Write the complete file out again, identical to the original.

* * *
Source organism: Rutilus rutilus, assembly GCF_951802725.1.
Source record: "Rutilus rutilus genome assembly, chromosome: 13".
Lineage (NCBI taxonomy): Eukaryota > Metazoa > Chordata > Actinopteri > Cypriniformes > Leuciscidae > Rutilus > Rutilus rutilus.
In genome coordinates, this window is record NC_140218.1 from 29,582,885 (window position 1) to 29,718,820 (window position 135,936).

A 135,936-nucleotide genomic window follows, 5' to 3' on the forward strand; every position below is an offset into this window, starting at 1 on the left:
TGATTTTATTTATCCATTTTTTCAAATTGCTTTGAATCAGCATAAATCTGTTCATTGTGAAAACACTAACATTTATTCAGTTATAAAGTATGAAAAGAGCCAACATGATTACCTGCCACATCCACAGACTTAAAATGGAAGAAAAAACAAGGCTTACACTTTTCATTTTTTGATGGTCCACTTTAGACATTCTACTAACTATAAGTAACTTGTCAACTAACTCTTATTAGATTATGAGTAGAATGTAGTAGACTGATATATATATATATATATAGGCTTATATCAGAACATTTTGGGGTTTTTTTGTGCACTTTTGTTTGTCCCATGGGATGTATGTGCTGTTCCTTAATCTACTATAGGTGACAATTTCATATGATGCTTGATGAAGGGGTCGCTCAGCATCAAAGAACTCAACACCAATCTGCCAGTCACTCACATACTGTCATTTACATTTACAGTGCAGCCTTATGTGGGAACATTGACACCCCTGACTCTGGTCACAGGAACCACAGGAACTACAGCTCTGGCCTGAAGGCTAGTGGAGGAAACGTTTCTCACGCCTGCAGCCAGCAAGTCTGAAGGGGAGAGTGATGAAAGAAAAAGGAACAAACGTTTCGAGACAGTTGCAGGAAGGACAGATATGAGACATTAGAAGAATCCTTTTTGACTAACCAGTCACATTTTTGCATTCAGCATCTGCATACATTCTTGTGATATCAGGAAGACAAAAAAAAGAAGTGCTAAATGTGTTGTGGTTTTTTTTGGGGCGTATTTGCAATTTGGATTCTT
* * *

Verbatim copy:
Source organism: Rutilus rutilus, assembly GCF_951802725.1.
Source record: "Rutilus rutilus genome assembly, chromosome: 13".
Lineage (NCBI taxonomy): Eukaryota > Metazoa > Chordata > Actinopteri > Cypriniformes > Leuciscidae > Rutilus > Rutilus rutilus.
In genome coordinates, this window is record NC_140218.1 from 29,582,885 (window position 1) to 29,718,820 (window position 135,936).

A 135,936-nucleotide genomic window follows, 5' to 3' on the forward strand; every position below is an offset into this window, starting at 1 on the left:
TGATTTTATTTATCCATTTTTTCAAATTGCTTTGAATCAGCATAAATCTGTTCATTGTGAAAACACTAACATTTATTCAGTTATAAAGTATGAAAAGAGCCAACATGATTACCTGCCACATCCACAGACTTAAAATGGAAGAAAAAACAAGGCTTACACTTTTCATTTTTTGATGGTCCACTTTAGACATTCTACTAACTATAAGTAACTTGTCAACTAACTCTTATTAGATTATGAGTAGAATGTAGTAGACTGATATATATATATATATATAGGCTTATATCAGAACATTTTGGGGTTTTTTTGTGCACTTTTGTTTGTCCCATGGGATGTATGTGCTGTTCCTTAATCTACTATAGGTGACAATTTCATATGATGCTTGATGAAGGGGTCGCTCAGCATCAAAGAACTCAACACCAATCTGCCAGTCACTCACATACTGTCATTTACATTTACAGTGCAGCCTTATGTGGGAACATTGACACCCCTGACTCTGGTCACAGGAACCACAGGAACTACAGCTCTGGCCTGAAGGCTAGTGGAGGAAACGTTTCTCACGCCTGCAGCCAGCAAGTCTGAAGGGGAGAGTGATGAAAGAAAAAGGAACAAACGTTTCGAGACAGTTGCAGGAAGGACAGATATGAGACATTAGAAGAATCCTTTTTGACTAACCAGTCACATTTTTGCATTCAGCATCTGCATACATTCTTGTGATATCAGGAAGACAAAAAAAAGAAGTGCTAAATGTGTTGTGGTTTTTTTTGGGGCGTATTTGCAATTTGGATTCTT